Outdoor game has winning formula for teams, charity
When the North Hills Indians and Moon Area Tigers varsity ice hockey clubs take the ice on Jan. 25 at the North Park Ice Rink, they will be playing for more than the No. 1 spot in their division.
As part of the Pennsylvania Interscholastic Hockey League Outdoor, or PIHL, Charity Series, all of the game proceeds will go to the Pittsburgh chapter of Susan G. Komen for the Cure, a foundation that raises money for research on breast cancer and to spread awareness about the disease.
PIHL officials were inspired to have charity hockey games after the Pittsburgh Penguins played in the Winter Classic to benefit the Juvenile Diabetes Research Fund about five years ago, said Ed Sam of Greensburg, PIHL commissioner.
The league has four charity hockey games each season and has raised about $150,000 altogether since the charity series began, Sam said.
“We'll keep it at four games,” Sam said. “We want to make sure that it has meaning, and if we do too many games, it will lose its meaning.”
In addition to the juvenile diabetes organization and Susan G. Komen, other games are played during the season to benefit the Hillman Cancer Center and the PIHL Paul Sciullo II Memorial Scholarship, Sam said.
All proceeds from ticket and official game T-shirt sales for the North Hills-Moon Area game will go to the Komen foundation.
Shirts can be preordered for the game at a cost of $12 and are gray shirts with the charity game logo and a pink ribbon for breast cancer awareness, said Mike Yeomens, 41, of Ross Township, a board member of the North Hills hockey club.
The T-shirts will cost $15 at the game. Ticket/T-shirt combo packages are available.
“Anyone who is a hockey fan should come out to support a good cause,” Yeomans said. “These games raise the profile of high school hockey.”
The players will use pink tape on their hockey sticks to represent the Komen foundation and have to prepare somewhat differently for a game held outdoors, said Brandon Dudt-Mulzet, head coach of the North Hills Senior High School varsity hockey team.
“The being-outside element is the biggest adjustment because of the cold,” said Dudt-Mulzet, 29, of Ross. “It will be new and exciting for a lot of the kids, and that definitely makes it worth it.”
The game also is a “pretty big deal” because the two teams are tied for first place in Section I of PIHL AA hockey, Dudt-Mulzet said. This is the first time the two teams will play each other this season, and North Hills wants to avenge last year's loss to Moon Area in that Outdoor Charity Series game.
“I think it's going to be really competitive, but there's also a lot of mutual respect between the teams,” Dudt-Mulzet said. “It's always going to be a good game.”
Melanie Donahoo is a freelance writer for Trib Total Media.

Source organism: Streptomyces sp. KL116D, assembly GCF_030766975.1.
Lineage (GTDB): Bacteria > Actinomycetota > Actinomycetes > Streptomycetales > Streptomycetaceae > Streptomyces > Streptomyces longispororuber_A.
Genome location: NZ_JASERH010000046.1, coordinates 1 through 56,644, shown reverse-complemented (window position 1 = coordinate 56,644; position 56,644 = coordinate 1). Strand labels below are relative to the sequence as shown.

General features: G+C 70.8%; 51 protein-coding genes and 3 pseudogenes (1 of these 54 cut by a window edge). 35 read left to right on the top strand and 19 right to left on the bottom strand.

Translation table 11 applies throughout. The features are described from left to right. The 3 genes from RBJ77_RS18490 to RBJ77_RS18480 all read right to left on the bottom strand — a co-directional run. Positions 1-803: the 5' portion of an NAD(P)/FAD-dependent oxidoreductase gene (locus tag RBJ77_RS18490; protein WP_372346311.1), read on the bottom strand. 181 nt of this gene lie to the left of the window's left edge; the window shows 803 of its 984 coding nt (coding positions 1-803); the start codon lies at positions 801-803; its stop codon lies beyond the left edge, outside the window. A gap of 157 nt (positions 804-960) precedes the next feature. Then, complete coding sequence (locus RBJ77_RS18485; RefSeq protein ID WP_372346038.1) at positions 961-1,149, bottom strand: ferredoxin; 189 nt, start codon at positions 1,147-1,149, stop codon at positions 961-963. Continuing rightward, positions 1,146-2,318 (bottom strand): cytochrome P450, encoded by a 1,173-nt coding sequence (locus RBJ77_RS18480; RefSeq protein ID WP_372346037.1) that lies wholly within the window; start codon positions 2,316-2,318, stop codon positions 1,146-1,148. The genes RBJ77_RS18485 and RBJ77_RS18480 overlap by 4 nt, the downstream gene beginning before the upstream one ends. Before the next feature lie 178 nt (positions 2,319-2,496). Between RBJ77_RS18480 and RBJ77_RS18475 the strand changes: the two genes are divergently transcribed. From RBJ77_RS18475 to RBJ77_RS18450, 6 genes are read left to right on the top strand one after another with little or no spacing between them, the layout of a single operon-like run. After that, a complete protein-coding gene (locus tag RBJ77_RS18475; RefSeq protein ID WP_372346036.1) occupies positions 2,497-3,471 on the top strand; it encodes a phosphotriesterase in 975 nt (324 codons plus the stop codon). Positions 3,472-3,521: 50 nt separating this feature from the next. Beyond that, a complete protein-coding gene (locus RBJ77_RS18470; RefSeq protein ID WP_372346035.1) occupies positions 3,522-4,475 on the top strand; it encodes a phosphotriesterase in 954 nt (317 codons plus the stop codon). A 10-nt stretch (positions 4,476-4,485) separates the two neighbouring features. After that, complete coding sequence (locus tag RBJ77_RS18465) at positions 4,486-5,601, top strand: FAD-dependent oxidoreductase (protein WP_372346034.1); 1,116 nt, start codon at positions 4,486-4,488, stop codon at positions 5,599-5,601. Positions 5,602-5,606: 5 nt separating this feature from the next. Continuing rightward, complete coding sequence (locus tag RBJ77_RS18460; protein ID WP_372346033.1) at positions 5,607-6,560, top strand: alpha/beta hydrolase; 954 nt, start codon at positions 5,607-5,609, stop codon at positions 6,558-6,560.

Show commenting policy
TribLive commenting policy
You are solely responsible for your comments and by using TribLive.com you agree to our Terms of Service.
We moderate comments. Our goal is to provide substantive commentary for a general readership. By screening submissions, we provide a space where readers can share intelligent and informed commentary that enhances the quality of our news and information.
While most comments will be posted if they are on-topic and not abusive, moderating decisions are subjective. We will make them as carefully and consistently as we can. Because of the volume of reader comments, we cannot review individual moderation decisions with readers.
We value thoughtful comments representing a range of views that make their point quickly and politely. We make an effort to protect discussions from repeated comments either by the same reader or different readers.
We follow the same standards for taste as the daily newspaper. A few things we won't tolerate: personal attacks, obscenity, vulgarity, profanity (including expletives and letters followed by dashes), commercial promotion, impersonations, incoherence, proselytizing and SHOUTING. Don't include URLs to Web sites.
We do not edit comments. They are either approved or deleted. We reserve the right to edit a comment that is quoted or excerpted in an article. In this case, we may fix spelling and punctuation.
We welcome strong opinions and criticism of our work, but we don't want comments to become bogged down with discussions of our policies and we will moderate accordingly.
We appreciate it when readers and people quoted in articles or blog posts point out errors of fact or emphasis and will investigate all assertions. But these suggestions should be sent via e-mail. To avoid distracting other readers, we won't publish comments that suggest a correction. Instead, corrections will be made in a blog post or in an article.
- North Allegheny grad nets scholarships at national competition
- Hampton's Route 8, Duncan Avenue turning lanes face delay
- Hampton’s part-time officer earns full-time promotion
- Flea, Vendor and Crafter Market in McCandless to benefit Cystic Fibrosis Foundation
- Reading at Northern Tier Regional Library could lead to prizes
- Shaler Area approves budget with tax increase
- Pine-Richland High to host summer camp focused on robotic basics
- 3 honeybee hives placed on Mt. Alvernia campus in Millvale to help pollinate garden
- Hampton teen gets chance to earn wings
- Short staff, equipment concerns Shaler girls track coach
- Guests share thoughts on faith during feast at Richland mosque